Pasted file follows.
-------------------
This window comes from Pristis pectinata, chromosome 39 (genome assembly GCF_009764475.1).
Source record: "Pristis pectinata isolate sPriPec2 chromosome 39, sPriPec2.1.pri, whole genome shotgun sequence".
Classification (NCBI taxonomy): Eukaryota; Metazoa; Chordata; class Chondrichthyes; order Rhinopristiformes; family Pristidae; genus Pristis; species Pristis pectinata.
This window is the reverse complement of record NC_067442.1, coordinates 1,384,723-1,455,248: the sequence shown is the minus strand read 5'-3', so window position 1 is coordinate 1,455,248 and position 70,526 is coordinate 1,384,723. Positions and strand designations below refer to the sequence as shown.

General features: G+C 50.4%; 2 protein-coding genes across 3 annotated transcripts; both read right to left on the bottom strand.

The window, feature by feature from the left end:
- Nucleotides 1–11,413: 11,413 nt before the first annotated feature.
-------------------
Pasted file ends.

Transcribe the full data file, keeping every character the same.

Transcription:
This window comes from Pristis pectinata, chromosome 39 (genome assembly GCF_009764475.1).
Source record: "Pristis pectinata isolate sPriPec2 chromosome 39, sPriPec2.1.pri, whole genome shotgun sequence".
Classification (NCBI taxonomy): Eukaryota; Metazoa; Chordata; class Chondrichthyes; order Rhinopristiformes; family Pristidae; genus Pristis; species Pristis pectinata.
This window is the reverse complement of record NC_067442.1, coordinates 1,384,723-1,455,248: the sequence shown is the minus strand read 5'-3', so window position 1 is coordinate 1,455,248 and position 70,526 is coordinate 1,384,723. Positions and strand designations below refer to the sequence as shown.

General features: G+C 50.4%; 2 protein-coding genes across 3 annotated transcripts; both read right to left on the bottom strand.

The window, feature by feature from the left end:
- Nucleotides 1–11,413: 11,413 nt before the first annotated feature.